Friday, August 11, 2006

Children of the Night

Dan Simmons
Fiction, Horror

Romania is one of those former Communist Block countries whose regime all but destroyed the country and its people. This novel begins just after the fall of the last leader, when the USSR began to splinter in 1989. Part of the legacy of the deposed dictator was orphanages, overflowing with neglected, starving, sick children... many of them with AIDS, spread by the use of dirty needles.

Humanitarian aid is, of course, forthcoming, and one of the medical specialists, Kate Neuman, notices a strange case where the infant thrives when given a transfusion - including healing of weeks-old bruises. She adopts the child and takes him back to the US, where tests begin to isolate a strange version of a recessive disease, a blood condition that could hold the key to curing cancer and AIDS.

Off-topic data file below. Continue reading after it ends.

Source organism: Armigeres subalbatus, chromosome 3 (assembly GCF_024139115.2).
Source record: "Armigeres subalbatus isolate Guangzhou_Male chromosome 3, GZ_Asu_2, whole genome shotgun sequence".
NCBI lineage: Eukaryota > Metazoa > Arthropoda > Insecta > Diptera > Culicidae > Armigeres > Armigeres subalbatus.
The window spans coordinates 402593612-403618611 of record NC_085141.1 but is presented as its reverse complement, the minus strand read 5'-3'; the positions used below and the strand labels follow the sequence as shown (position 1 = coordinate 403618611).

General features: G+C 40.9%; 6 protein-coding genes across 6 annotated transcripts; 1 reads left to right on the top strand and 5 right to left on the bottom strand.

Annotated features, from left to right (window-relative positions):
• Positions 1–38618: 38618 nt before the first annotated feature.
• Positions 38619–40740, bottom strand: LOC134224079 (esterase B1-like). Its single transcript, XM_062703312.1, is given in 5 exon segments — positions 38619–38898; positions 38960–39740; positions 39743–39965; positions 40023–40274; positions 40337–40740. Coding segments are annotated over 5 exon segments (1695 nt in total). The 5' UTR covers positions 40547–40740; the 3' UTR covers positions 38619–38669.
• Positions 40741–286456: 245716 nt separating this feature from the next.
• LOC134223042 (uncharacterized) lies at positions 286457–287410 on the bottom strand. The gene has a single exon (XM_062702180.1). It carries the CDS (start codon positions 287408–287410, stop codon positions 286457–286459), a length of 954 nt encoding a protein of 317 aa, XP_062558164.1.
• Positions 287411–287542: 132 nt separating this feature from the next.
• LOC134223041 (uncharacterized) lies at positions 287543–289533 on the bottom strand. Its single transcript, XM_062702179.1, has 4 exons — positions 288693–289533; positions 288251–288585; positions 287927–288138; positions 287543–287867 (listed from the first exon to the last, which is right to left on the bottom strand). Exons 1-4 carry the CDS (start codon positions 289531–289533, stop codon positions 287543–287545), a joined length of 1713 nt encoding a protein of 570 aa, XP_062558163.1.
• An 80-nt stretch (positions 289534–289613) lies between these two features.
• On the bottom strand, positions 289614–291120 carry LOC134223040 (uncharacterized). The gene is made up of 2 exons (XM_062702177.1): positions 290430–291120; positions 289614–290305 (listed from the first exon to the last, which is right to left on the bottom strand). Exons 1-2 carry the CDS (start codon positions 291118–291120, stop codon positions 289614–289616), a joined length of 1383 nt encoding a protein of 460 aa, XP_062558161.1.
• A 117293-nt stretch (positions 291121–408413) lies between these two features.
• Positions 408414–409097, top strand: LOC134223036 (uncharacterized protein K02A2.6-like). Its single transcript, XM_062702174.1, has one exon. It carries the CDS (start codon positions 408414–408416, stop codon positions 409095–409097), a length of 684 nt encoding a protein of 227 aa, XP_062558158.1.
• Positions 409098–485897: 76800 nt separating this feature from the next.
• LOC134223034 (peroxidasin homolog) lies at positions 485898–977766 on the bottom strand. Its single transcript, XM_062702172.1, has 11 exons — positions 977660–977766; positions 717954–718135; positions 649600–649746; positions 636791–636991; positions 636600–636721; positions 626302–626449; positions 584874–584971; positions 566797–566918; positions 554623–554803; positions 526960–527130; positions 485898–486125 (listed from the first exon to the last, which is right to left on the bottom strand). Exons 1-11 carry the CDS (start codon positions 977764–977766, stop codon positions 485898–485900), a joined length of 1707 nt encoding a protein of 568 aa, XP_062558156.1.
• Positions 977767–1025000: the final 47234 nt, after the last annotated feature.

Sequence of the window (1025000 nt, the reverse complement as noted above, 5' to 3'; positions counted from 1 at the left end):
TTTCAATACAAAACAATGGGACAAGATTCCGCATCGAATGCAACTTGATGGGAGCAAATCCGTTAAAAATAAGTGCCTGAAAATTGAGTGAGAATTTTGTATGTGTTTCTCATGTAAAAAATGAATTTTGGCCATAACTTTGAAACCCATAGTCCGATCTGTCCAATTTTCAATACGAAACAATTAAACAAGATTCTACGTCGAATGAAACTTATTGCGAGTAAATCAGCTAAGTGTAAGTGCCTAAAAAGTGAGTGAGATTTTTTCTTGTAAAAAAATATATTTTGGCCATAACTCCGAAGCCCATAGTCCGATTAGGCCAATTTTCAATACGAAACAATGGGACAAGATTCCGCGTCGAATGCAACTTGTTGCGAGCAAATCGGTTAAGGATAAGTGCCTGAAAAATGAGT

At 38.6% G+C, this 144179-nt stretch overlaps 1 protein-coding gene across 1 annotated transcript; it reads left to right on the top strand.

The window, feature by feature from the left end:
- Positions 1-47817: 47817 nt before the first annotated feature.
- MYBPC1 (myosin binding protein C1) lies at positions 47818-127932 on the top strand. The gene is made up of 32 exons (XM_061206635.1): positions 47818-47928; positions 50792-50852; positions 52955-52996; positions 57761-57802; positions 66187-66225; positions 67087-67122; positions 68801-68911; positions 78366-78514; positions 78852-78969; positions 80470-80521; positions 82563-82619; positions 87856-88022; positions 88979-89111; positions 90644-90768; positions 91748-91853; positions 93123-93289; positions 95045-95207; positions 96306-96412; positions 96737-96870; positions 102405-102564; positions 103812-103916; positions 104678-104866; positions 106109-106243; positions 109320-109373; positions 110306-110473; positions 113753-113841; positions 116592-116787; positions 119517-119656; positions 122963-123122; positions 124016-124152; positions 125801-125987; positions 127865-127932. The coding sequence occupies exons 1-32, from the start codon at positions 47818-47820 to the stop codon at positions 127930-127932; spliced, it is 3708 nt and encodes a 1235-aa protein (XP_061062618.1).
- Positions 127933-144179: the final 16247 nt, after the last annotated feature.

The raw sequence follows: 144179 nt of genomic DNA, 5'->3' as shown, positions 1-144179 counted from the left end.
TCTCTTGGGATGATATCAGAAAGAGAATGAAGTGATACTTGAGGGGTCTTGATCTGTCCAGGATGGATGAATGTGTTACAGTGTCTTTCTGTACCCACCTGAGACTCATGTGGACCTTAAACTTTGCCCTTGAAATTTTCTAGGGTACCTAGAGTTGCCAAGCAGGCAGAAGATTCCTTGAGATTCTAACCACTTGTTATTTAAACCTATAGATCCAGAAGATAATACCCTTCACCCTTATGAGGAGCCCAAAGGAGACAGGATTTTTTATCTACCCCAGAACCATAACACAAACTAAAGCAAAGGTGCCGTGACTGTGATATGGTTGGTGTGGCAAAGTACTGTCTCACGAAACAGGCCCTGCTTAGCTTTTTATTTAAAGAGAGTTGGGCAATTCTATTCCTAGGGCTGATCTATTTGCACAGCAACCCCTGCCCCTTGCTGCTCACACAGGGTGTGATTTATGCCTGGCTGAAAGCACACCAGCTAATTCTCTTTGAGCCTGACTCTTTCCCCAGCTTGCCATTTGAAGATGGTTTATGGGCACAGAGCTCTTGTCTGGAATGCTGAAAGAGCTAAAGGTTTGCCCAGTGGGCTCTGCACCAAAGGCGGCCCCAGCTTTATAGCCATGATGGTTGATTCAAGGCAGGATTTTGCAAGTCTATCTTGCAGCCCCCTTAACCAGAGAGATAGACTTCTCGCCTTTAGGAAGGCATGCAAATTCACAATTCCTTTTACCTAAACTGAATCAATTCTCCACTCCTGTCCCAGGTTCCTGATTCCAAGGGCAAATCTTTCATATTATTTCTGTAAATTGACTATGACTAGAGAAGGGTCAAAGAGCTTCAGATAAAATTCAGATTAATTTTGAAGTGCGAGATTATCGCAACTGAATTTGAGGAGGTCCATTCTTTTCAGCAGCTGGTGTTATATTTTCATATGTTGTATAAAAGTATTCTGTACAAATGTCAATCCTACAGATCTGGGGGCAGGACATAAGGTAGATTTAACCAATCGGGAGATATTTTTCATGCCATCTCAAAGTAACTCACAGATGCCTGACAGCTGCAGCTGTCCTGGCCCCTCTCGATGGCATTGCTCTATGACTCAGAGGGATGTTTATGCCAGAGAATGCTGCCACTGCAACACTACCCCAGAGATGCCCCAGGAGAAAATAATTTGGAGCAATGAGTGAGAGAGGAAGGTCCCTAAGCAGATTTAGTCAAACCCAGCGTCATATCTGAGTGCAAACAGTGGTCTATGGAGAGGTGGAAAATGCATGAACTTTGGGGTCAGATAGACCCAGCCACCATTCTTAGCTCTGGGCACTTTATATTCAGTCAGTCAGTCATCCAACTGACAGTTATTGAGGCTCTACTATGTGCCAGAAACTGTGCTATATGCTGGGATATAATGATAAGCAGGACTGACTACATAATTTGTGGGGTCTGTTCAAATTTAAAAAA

But there's more going on than she realizes. And when baby Joshua is taken away from her, she has to go back to Romania, to unravel the roots of a century-old family, perhaps the inspiration for vampires, whose progenitor is none other than Vlad Tepes, the original Dracula...

Simmons describes Romania with all the gritty realism that makes the story all the more terrifying, as one can imagine such stories being all too true. The blood disease is all too common a side effect of inbred populations and gives an underpinning of plausibility to the narrative. And, as is appropriate, much of the story takes place in the dark.


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